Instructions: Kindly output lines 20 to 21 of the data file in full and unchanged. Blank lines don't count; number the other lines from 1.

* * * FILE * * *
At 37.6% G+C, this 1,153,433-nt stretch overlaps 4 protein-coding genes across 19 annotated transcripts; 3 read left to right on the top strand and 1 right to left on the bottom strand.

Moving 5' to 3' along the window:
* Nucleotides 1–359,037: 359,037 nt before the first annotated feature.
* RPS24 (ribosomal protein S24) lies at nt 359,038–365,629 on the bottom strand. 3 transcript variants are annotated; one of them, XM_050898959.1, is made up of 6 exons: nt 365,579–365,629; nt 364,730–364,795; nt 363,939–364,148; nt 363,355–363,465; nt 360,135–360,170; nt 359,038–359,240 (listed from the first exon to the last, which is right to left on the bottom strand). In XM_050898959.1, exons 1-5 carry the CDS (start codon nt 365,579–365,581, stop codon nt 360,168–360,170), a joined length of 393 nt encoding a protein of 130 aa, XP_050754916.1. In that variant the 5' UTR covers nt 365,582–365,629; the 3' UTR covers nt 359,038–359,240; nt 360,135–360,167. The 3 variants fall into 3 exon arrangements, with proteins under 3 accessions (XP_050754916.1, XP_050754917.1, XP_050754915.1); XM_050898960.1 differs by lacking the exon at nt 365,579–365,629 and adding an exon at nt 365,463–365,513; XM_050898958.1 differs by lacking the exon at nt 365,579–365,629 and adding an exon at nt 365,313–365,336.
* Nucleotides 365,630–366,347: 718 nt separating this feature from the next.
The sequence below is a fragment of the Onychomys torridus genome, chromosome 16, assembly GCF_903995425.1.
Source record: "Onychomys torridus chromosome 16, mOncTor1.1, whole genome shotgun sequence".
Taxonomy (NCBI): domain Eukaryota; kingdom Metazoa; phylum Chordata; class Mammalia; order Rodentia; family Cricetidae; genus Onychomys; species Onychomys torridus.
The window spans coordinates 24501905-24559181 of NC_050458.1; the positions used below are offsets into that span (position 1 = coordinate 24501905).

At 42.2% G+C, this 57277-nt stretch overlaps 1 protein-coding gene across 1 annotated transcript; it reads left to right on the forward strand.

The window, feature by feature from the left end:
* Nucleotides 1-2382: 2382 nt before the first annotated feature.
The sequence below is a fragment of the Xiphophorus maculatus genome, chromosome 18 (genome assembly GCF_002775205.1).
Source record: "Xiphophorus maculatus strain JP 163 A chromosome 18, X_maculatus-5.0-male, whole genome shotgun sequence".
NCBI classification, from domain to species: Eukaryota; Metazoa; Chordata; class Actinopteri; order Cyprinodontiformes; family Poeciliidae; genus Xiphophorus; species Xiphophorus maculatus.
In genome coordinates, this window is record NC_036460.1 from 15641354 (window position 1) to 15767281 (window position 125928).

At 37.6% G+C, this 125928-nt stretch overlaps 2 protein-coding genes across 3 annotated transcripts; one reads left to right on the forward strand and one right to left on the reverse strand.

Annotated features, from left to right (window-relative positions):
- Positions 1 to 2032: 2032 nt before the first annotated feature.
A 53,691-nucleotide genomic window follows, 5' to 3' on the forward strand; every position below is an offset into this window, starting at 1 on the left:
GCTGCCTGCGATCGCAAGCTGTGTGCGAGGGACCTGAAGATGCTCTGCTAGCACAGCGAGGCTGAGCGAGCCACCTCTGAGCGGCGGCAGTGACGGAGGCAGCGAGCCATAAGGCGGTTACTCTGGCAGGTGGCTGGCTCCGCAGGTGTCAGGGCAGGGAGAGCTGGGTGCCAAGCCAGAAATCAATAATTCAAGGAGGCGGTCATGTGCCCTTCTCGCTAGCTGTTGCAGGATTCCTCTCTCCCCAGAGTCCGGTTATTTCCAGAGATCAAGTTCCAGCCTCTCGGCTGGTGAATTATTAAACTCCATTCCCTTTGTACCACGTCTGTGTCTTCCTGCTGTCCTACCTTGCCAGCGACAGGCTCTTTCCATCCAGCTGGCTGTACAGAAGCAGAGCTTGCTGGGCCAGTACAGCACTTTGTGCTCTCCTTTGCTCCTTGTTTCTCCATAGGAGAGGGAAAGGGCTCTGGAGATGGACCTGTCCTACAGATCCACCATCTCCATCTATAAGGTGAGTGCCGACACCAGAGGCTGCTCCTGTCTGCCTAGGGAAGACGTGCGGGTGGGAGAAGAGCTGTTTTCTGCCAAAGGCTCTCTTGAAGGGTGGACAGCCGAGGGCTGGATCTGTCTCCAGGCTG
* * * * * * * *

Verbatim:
A 53,691-nucleotide genomic window follows, 5' to 3' on the forward strand; every position below is an offset into this window, starting at 1 on the left:
GCTGCCTGCGATCGCAAGCTGTGTGCGAGGGACCTGAAGATGCTCTGCTAGCACAGCGAGGCTGAGCGAGCCACCTCTGAGCGGCGGCAGTGACGGAGGCAGCGAGCCATAAGGCGGTTACTCTGGCAGGTGGCTGGCTCCGCAGGTGTCAGGGCAGGGAGAGCTGGGTGCCAAGCCAGAAATCAATAATTCAAGGAGGCGGTCATGTGCCCTTCTCGCTAGCTGTTGCAGGATTCCTCTCTCCCCAGAGTCCGGTTATTTCCAGAGATCAAGTTCCAGCCTCTCGGCTGGTGAATTATTAAACTCCATTCCCTTTGTACCACGTCTGTGTCTTCCTGCTGTCCTACCTTGCCAGCGACAGGCTCTTTCCATCCAGCTGGCTGTACAGAAGCAGAGCTTGCTGGGCCAGTACAGCACTTTGTGCTCTCCTTTGCTCCTTGTTTCTCCATAGGAGAGGGAAAGGGCTCTGGAGATGGACCTGTCCTACAGATCCACCATCTCCATCTATAAGGTGAGTGCCGACACCAGAGGCTGCTCCTGTCTGCCTAGGGAAGACGTGCGGGTGGGAGAAGAGCTGTTTTCTGCCAAAGGCTCTCTTGAAGGGTGGACAGCCGAGGGCTGGATCTGTCTCCAGGCTG